A recently purchased piece of farmland in Enon is at the center of a dispute between neighbors and the new owner.
Calvin Hahn and his company Hillside Creek Farms LLC purchased about 112 acres at 6766 Stine Road for $850,000 at the end of last year. His spokesman said he intends to farm the land and has no immediate plans for development.
But neighbors are concerned. Once the weather improved, neighbors said he began clearing the site, including removing many trees and damaging the Shellabarger family cemetery in a corner of the farmland. Veterans from the Revolutionary War and War of 1812 are believed to be buried there.
Currently no owner is listed for the cemetery property on county records and legal research will likely need to be done in order to determine the rightful legal owner, according to the Clark County Engineer’s office. The piece of property likely fell through the cracks when the large acreage was divided up over the decades, especially because with a cemetery on it, there was little effort to sell it.
It’s possible the case might have to go to court for a judge to issue a new deed.
Russel Oost recently found his relatives’ long-lost grave site in the cemetery. He is a direct descendent of the cemetery’s original owner and has a copy of the deed from the 1700s.
Oost put a rope fence around the 0.2-acre piece of land the cemetery is on once the clearing started. He believes it belongs to him because of his grandfather’s deed.
“I would just like to see a fence put up around it and for him to leave it alone,” Oost said. “I don’t want you to farm on it. Let them rest in peace. It’s my ancestors.”
However, Hahn, represented by Yianni Lagos, has accused Oost of trespassing on the property and filed a lawsuit stating Hillside Creek Farms is the rightful owner of the property.
“Since the property has been farmed and possessed by the previous owner for over a decade, the law provides it has already been equitably transferred to the individuals or their successors that have been in possession of the property,” Hahn’s spokesman Chris Shaw said.
Hahn is sensitive to the situation and has been exploring various ideas to permanently recognize Oost’s ancestors, Shaw said.
“We hope to be in a position to discuss those ideas with Mr. Oost and any other descendants in the coming weeks,” Shaw said.
Kasey Crager and other Civil War re-enactors went to the cemetery after the Memorial Day Parade and held a tribute to the veterans that are buried there. Crager hopes the cemetery doesn’t become farmland because of the historical significance of who is buried there.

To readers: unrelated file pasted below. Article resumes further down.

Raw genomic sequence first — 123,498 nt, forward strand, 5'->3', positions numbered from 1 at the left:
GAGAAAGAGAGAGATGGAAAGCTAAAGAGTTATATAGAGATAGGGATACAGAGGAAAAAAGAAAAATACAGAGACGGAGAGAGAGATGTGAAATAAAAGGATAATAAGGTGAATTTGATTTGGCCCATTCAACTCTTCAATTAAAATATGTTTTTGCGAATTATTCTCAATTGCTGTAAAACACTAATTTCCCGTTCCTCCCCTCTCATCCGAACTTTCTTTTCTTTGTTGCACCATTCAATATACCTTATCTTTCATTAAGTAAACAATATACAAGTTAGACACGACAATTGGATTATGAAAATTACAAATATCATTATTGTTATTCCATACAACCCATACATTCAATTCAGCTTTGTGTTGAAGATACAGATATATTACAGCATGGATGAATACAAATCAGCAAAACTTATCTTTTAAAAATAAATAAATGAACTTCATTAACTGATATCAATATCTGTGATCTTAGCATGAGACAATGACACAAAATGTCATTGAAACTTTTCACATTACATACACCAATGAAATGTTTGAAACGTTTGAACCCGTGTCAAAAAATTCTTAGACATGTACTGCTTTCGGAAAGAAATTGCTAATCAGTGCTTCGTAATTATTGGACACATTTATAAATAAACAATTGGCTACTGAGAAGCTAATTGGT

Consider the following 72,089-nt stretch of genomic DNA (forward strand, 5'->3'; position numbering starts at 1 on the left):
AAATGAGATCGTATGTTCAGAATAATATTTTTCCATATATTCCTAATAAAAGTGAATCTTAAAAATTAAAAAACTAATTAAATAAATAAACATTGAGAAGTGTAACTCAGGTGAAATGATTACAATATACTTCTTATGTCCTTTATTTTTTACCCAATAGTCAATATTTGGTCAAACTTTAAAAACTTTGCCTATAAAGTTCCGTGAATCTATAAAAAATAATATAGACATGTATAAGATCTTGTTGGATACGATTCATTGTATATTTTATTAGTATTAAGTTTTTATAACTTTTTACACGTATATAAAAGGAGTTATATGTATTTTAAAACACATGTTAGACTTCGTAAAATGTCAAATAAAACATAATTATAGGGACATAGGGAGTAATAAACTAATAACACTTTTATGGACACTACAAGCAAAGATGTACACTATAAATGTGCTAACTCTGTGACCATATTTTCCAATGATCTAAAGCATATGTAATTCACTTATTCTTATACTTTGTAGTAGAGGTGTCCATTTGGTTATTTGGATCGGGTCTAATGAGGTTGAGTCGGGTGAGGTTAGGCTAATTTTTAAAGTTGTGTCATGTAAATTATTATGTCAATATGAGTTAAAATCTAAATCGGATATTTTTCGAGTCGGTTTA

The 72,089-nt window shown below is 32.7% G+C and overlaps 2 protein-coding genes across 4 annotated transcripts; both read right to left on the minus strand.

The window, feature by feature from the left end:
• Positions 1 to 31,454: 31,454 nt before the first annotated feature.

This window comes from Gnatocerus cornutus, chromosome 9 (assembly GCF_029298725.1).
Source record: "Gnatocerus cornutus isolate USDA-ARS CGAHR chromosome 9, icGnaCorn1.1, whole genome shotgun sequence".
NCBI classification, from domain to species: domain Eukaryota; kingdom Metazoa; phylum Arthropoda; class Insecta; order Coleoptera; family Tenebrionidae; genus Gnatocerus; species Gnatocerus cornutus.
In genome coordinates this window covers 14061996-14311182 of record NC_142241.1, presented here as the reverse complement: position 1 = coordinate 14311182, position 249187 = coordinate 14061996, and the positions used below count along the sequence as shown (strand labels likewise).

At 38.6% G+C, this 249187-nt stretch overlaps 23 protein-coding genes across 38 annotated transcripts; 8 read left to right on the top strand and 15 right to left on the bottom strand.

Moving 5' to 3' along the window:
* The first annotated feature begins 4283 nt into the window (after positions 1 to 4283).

“It gives it more special reason to bring attention to this, knowing there are veterans that represented our country,” Crager said.
Residents are also concerned the land will be developed into residential or commercial property.
“I am very frustrated by this and I wish people would be able to work together and respect the property rights of everybody in this community,” Mad River Twp. Trustee Kathy Estep said.
Enon resident Pam Weaver is upset about the removal of trees on Hahn’s property. She said Hahn told her to put ribbons around the trees and that he would keep them.
However, one day Weaver came home and the trees were gone.
Crager is neighbors with Weaver and stood in front of a crane about to take down a tree, hoping it would stop its removal, but a sheriff’s deputy made Crager move.
Hahn spokesman’s, Shaw, is the owner of an Arizona commercial development company.
When asked why Hahn chose the area to farm, Shaw said in an email that Hahn was born in the Enon area and was raised on a farm.
“He has been interested in purchasing a farm in Enon for several years when this became available,” he said. “Mr. Hahn has no intent to develop the property in the foreseeable future.”
Hahn hasn’t filed any rezoning documentation, according to Allan Neimayer of the Clark County Zoning Commission.
However, Neimayer does anticipate future development on the property.
“All signs indicate he’s taking the first steps toward development,” Neimayer said.
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